JUDGE: Making sense of solar tax abatements
In the last couple of years, several solar companies have petitioned the Milam County Commissioners Court for tax abatements. Of course, the court is typically the second stop for solar, as it must first acquire a lease with individual landowners.
The decision to lease land for solar is not that of county government, but solely that of the property owner. County government is not involved in any way in the leasing process, nor should it be. The decision to lease or not lease is solely that of the landowner.
However, once a lease (or option) agreement is made with the landowner, the solar companies next seek tax abatements from county government and the school districts. Once solar is installed the major cost is taxes, as there is very little maintenance. Tax abatements for counties are governed by Chapter 312 of the Texas Tax Code. Chapter 312 basically provides that abatements should be considered by the Court when: (1) the abatement will expand employment or (2) attract major investment in the County that will contribute to the economic development of the County. The estimated overall solar investment in Milam County is in excess of $2 billion!
Solar brings hundreds of temporary construction jobs. For example, the Two Rivers solar project will employ about 200 construction workers with an estimated payroll of $10 million. The total payroll estimate for construction for all the projects is in excess of $75 million! A lot of this money will go back in the County and there will be an increase in sales taxes.
Solar brings tremendous school tax revenue for our school districts. It is estimated that the solar projects will provide $135 million to our local school districts over the life of the contracts. Solar will pay an estimated $70 million in county taxes over the life of the contracts. This new $200 million in tax revenue will help relieve tax pressure on the individual landowners.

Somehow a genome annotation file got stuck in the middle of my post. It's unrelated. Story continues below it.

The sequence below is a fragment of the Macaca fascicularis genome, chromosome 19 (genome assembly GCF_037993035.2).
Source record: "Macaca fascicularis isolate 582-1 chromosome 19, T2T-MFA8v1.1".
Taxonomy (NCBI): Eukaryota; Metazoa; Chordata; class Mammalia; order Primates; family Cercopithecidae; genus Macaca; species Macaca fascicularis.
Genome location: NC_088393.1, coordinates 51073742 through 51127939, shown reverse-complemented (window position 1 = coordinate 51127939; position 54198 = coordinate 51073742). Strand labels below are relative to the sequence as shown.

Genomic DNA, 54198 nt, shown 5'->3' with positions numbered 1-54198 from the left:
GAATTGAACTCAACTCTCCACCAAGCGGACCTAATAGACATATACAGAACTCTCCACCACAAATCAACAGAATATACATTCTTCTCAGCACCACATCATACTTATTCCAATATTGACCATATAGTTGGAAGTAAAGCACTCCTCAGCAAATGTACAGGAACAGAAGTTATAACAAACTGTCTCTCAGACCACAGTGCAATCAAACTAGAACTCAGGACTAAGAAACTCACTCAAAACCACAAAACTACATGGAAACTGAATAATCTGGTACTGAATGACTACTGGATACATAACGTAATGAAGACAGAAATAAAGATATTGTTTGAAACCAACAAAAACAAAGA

Solar takes little out of the county. County government does not provide infrastructure for solar. Solar does not use water, mineral rights or sewage. In fact, the only thing that solar uses is sunlight, which is available to all of us. Solar has leased about 18,000 acres of land in the County from various individual landowners, which accounts for a small percentage (.03 percent) of the available 497,481 acres of farmland in the county.
Solar is entitled to a one time 26 percent federal income tax credit. This is offered nationwide to virtually any solar producer. As the largest cost of solar after installation are taxes, local abatements are necessary to keep local solar. Solar can locate in many, many places throughout the state.
Texas is the second largest producer of solar power in the country. Therefore, solar is safe and a reliable alternative energy source. In Texas, the property owner makes the decision to lease and county government makes the decision on abatements. County government abatement decisions are based on Texas law, which requires the possibility of expanded employment or a major investment. Here, solar brings both!